“Blood Bonds” follows Supergirl, Alex Danvers (Chyler Leigh), and Gen. Sam Lane (Glenn Morshower) as they attempt to rescue Hank Henshaw (David Harewood) from the clutches of Non and the escaped Fort Razz Kryptonians. Unbeknownst to Non and Supergirl, Henshaw is really J’onn J’onzz aka Martian Manhunter. He’s able to withstand their torture and attempts at learning the secrets of the D.E.O. and of Astra’s whereabouts. He’s ultimately rescued and during a final standoff, Supergirl overhears Alex asking Henshaw if he’s going to transform. It’s a deliberate, but fun plot point that makes for a whimsical scene later on. Despite Henshaw being able to withstand Non’s punishment, we can’t say the same for “intrepid” James Olsen (Mehcad Brooks). He’s hopeful that he’ll be able to learn more on why Maxwell Lord (Peter Facinelli) decided to cover up the Kryptonian attack on Lord Technologies, but gets himself caught. While he does learn that Supergirl’s Lex Luthor of sorts, Maxwell Lord, is planning a counter move against Kryptonians, he’s given quite the beating. And by Maxwell Lord, no less! There have been several issues many have taken with Lex Luthor as too many times he becomes the wealthy tycoon with extreme xenophobia and consistent schemes that will hopefully destroy Superman. Sometimes he’s a threat (see Superman Birthright by Mark Waid), sometimes he’s borderline psychotic and obsessive (see Smallville), and other times he’s just a bit of a Bond villain (see Superman The Movie). Here in Supergirl, Maxwell Lord has become a very dimensional and intimidating threat. Facinelli has been a great addition to the cast and when we see him take out a wrench and James reacts in a frightened way? We immediately recognize that he’s very much a worthy villain. At one point he asks James “have you ever been the victim of one?” in regards to the collateral damage as a result of living in a world where Kryptonians and aliens exist, a world with Superman and Supergirl. We immediately recognize a relatability in the fear one would naturally have and while the show never gets political of heavy handed in this sense, it does provide the theme as a nice appetizer to what will truly be explored to dramatic proportions in the Chris Terrio script for Batman v Superman: Dawn of Justice.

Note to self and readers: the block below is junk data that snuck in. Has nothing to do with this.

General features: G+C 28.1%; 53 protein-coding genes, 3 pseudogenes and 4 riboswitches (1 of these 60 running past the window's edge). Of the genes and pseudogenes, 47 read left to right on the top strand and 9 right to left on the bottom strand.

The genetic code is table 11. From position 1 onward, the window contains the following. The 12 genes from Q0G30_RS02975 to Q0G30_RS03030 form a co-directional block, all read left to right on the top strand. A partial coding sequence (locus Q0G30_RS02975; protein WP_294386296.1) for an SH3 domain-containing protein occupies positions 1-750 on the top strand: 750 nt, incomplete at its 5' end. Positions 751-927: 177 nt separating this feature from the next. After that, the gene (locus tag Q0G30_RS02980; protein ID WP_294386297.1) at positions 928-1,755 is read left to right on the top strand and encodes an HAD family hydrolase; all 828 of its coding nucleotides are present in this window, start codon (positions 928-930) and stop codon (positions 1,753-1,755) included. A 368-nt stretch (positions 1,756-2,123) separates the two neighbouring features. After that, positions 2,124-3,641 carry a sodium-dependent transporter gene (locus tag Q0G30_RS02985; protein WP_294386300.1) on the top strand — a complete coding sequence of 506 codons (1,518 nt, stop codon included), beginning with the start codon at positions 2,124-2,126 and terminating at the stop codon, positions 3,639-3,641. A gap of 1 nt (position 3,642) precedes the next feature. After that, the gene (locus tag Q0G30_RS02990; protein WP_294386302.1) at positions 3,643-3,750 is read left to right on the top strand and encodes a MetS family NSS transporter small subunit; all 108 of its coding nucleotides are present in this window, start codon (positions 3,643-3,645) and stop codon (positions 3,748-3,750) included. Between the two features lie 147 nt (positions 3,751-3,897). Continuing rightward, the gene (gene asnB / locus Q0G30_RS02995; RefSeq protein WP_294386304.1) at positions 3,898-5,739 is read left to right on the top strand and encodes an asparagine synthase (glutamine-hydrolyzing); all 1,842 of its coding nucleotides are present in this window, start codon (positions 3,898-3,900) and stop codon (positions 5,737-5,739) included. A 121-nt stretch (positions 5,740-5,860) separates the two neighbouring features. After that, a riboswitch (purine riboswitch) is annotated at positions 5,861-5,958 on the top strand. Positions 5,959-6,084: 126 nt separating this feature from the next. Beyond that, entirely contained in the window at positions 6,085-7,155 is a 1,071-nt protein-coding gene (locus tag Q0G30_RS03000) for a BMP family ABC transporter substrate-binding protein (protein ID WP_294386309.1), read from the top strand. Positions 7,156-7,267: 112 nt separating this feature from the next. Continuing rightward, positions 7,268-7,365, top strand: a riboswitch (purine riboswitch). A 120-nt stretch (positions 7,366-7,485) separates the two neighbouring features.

A running side-story during “Blood Bonds” is the suspicion Cat Grant (Calista Flockheart) has in regards to “Kira” being Supergirl. It plays well as Calista Flockheart’s commitment to Cat Grant truly shines more and more with each episode, yet feels like a bit of a cop-out when ultimately it goes nowhere. Kara continually denies that she’s Supergirl and when faced with the prospect of losing her job as Ms. Grant feels that it’s keeping her from saving others, she has J’onn J’onzz impersonate her so they could appear in the same room together. It is whimsical and plays a bit like when Bruce Wayne and Clark Kent would impersonate one another to fool others, but feels like a way to avoiding a different direction and plot change for the series. It would have been interesting to see the writers commit to having Cat Grant learn that Kara is Supergirl and watch that play out in the way that the DCEU’s Lois Lane (Amy Adams) knows that Clark Kent (Henry Cavill) is Superman.